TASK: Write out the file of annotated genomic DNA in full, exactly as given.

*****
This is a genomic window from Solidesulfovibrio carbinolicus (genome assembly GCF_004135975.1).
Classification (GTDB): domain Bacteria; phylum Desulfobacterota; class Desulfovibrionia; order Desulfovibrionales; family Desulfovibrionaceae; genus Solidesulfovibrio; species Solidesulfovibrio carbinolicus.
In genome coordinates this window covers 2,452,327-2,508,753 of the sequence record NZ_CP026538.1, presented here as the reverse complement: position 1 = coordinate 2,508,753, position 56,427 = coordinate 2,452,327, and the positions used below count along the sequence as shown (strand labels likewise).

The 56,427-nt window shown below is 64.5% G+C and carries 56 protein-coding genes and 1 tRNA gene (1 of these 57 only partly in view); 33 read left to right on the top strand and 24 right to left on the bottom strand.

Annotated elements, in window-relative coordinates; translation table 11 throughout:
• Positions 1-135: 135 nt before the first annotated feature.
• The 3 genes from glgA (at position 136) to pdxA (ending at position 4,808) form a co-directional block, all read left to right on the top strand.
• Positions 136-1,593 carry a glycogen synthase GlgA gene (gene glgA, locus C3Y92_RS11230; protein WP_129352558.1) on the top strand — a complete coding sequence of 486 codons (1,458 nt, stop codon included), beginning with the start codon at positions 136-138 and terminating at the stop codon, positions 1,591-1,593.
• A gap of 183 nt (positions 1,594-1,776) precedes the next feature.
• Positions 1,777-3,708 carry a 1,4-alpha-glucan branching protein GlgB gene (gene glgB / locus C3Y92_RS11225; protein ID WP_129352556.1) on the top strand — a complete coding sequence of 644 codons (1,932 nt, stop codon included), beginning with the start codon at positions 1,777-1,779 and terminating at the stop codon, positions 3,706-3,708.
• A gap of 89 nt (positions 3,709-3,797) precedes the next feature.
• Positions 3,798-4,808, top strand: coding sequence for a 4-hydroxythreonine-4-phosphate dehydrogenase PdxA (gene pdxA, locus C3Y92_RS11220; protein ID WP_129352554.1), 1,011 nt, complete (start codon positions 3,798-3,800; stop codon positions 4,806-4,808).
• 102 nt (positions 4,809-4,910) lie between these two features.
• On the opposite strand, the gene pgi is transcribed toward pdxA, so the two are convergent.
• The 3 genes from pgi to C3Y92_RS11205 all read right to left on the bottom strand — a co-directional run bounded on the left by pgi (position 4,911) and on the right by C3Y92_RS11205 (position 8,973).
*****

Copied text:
This is a genomic window from Solidesulfovibrio carbinolicus (genome assembly GCF_004135975.1).
Classification (GTDB): domain Bacteria; phylum Desulfobacterota; class Desulfovibrionia; order Desulfovibrionales; family Desulfovibrionaceae; genus Solidesulfovibrio; species Solidesulfovibrio carbinolicus.
In genome coordinates this window covers 2,452,327-2,508,753 of the sequence record NZ_CP026538.1, presented here as the reverse complement: position 1 = coordinate 2,508,753, position 56,427 = coordinate 2,452,327, and the positions used below count along the sequence as shown (strand labels likewise).

The 56,427-nt window shown below is 64.5% G+C and carries 56 protein-coding genes and 1 tRNA gene (1 of these 57 only partly in view); 33 read left to right on the top strand and 24 right to left on the bottom strand.

Annotated elements, in window-relative coordinates; translation table 11 throughout:
• Positions 1-135: 135 nt before the first annotated feature.
• The 3 genes from glgA (at position 136) to pdxA (ending at position 4,808) form a co-directional block, all read left to right on the top strand.
• Positions 136-1,593 carry a glycogen synthase GlgA gene (gene glgA, locus C3Y92_RS11230; protein WP_129352558.1) on the top strand — a complete coding sequence of 486 codons (1,458 nt, stop codon included), beginning with the start codon at positions 136-138 and terminating at the stop codon, positions 1,591-1,593.
• A gap of 183 nt (positions 1,594-1,776) precedes the next feature.
• Positions 1,777-3,708 carry a 1,4-alpha-glucan branching protein GlgB gene (gene glgB / locus C3Y92_RS11225; protein ID WP_129352556.1) on the top strand — a complete coding sequence of 644 codons (1,932 nt, stop codon included), beginning with the start codon at positions 1,777-1,779 and terminating at the stop codon, positions 3,706-3,708.
• A gap of 89 nt (positions 3,709-3,797) precedes the next feature.
• Positions 3,798-4,808, top strand: coding sequence for a 4-hydroxythreonine-4-phosphate dehydrogenase PdxA (gene pdxA, locus C3Y92_RS11220; protein ID WP_129352554.1), 1,011 nt, complete (start codon positions 3,798-3,800; stop codon positions 4,806-4,808).
• 102 nt (positions 4,809-4,910) lie between these two features.
• On the opposite strand, the gene pgi is transcribed toward pdxA, so the two are convergent.
• The 3 genes from pgi to C3Y92_RS11205 all read right to left on the bottom strand — a co-directional run bounded on the left by pgi (position 4,911) and on the right by C3Y92_RS11205 (position 8,973).